Baby boy suffers severe brain damage despite five checks by three midwives

6 January 2015

Baby boy suffers severe brain damage despite five checks by three midwives

Midwives failed to notice a baby boy was dangerously jaundiced after his birth, eventually leading to admission to ICU after being told his jaundice was nothing to worry about. Five inspections by three midwives over four days failed to identify how seriously the substance which was causing his jaundice was in fact damaging his brain.

Baby Khan Gold, now 19 months, was born perfectly healthy and allowed home the following day. Over the next four days he was seen five times by three midwives who failed to notice he was dangerously jaundiced after his birth. The midwives informed his parents, Ed and Laura-Faye Gold, that the jaundice was nothing to be concerned about.

However, baby Khan Gold was in fact suffering from an advanced development of bilirubin which was increasing and causing damage to his brain. Bilirubin is a noxious substance that turns the skin yellow and can damage the brain.  Despite suspicious symptoms, the parents were told that the jaundice was of no major concern.

Jaundice is a highly probable risk in newborn babies and should always be monitored closely

Only when baby Khan Gold’s mother called the local hospital to say he kept arching his back as if pain was the suggestion made that he needed a proper medical inspection. He was brought into hospital, placed in ICU and given a transfusion.

Unfortunately by that time the substance-bilirubin-had caused a rare form of brain damage known as kernicterus. This now may mean that Khan is likely to need 24-hour care all his life and doctors are uncertain if he will be able to ever walk or talk.

Mr Gold spoke to the Daily Mail and said ‘The midwives didn’t seem to know this could happen. We feel a sense of loss, loss because my wife gave birth to a healthy child who was taken from us at five days old.’

In fact, because the livers of newborn babies are not fully developed, six out of ten will suffer jaundice to some extent.

Jaundice is caused by excess bilirubin and is typified by yellowing of the skin and whites of the eyes. The chemical is created as red blood cells break down, and is normally removed from the blood by the liver.

Failure to promptly identify, diagnose and treat conditions and risks that arise in new-born babies can often lead to claims for compensation because of all the warning signs that are missed, despite the fact that lack of development in the make-up of a child’s body and immune system makes them susceptible to greater risk and need for caution is always needed in monitoring their condition.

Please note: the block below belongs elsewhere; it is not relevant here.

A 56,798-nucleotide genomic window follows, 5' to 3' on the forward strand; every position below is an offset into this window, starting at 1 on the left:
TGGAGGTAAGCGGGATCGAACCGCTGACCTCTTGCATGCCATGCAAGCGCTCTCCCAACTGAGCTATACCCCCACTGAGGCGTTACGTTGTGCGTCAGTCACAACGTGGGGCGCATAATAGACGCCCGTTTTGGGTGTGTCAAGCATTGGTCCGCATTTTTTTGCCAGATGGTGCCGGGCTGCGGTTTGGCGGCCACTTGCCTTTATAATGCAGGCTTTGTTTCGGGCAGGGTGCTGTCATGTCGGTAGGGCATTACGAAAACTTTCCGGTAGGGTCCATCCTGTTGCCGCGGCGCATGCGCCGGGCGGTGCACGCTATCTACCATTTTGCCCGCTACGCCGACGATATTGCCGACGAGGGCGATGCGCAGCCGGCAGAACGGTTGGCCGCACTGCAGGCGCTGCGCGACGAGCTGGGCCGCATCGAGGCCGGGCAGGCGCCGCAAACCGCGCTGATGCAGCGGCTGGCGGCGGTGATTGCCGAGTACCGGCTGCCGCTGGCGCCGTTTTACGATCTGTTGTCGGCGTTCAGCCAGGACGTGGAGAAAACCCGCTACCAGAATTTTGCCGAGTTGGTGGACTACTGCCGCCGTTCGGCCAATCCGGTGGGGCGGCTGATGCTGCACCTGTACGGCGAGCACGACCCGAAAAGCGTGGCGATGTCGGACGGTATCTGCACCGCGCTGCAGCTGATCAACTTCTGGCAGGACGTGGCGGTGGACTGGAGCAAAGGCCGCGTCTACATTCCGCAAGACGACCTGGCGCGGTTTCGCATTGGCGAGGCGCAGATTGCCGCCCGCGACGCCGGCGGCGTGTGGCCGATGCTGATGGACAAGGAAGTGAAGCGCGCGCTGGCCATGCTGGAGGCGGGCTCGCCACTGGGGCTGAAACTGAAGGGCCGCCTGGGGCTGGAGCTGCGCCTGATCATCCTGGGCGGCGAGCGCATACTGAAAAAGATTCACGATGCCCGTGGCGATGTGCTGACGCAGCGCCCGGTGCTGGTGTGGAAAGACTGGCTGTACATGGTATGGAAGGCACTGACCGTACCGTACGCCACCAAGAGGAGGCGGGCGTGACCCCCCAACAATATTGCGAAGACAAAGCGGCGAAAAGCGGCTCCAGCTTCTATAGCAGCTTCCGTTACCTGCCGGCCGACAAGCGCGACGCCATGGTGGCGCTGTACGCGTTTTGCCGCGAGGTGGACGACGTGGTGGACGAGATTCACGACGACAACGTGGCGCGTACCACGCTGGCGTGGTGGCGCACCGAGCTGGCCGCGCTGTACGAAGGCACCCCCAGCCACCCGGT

Despite the symptoms of jaundice, three midwives who visited the baby at home suggested he should be taken out in the sunshine to help his jaundice. Unfortunately his condition would only worsen with feeding difficulties and an unnatural back and neck arching suggesting extreme discomfort and pain.

After Baby Khan Gold was brought into the hospital, tests did not identify the serious level of jaundice until a senior consultant was brought in. A transfusion to replace half the blood in his body was required as well as week under special rights to break down bilirubin. However, this was not sufficient as the parents were told to prepare for a serious brain injury.

Management at the Royal Devon and Exeter NHS Foundation Trust wrote to the family in September, apologising for the ‘failures’ that caused Khan’s brain damage. As a result of this admission, the family is now seeking compensation.

‘No amount will ever compensate for what happened, but we want to make sure Khan is looked after when we are gone,’ Mr Gold said.

He added: ‘It’s very difficult for us to see other families with their children running around, knowing Khan is unlikely to ever play with his siblings in that way.

‘We just want to warn other parents about the risks and ensure the hospital makes whatever changes are necessary to prevent this.'

In a letter to the family, Angela Pedder, chief executive of the trust, admitted Khan did not ‘receive the treatment he should have done’, adding: ‘I would like to offer my sincere apology and deep regret for those failures.’

Trust spokesman Jeff Chinnock said: ‘Lessons have been learned to ensure the risk of this happening again is minimised.’

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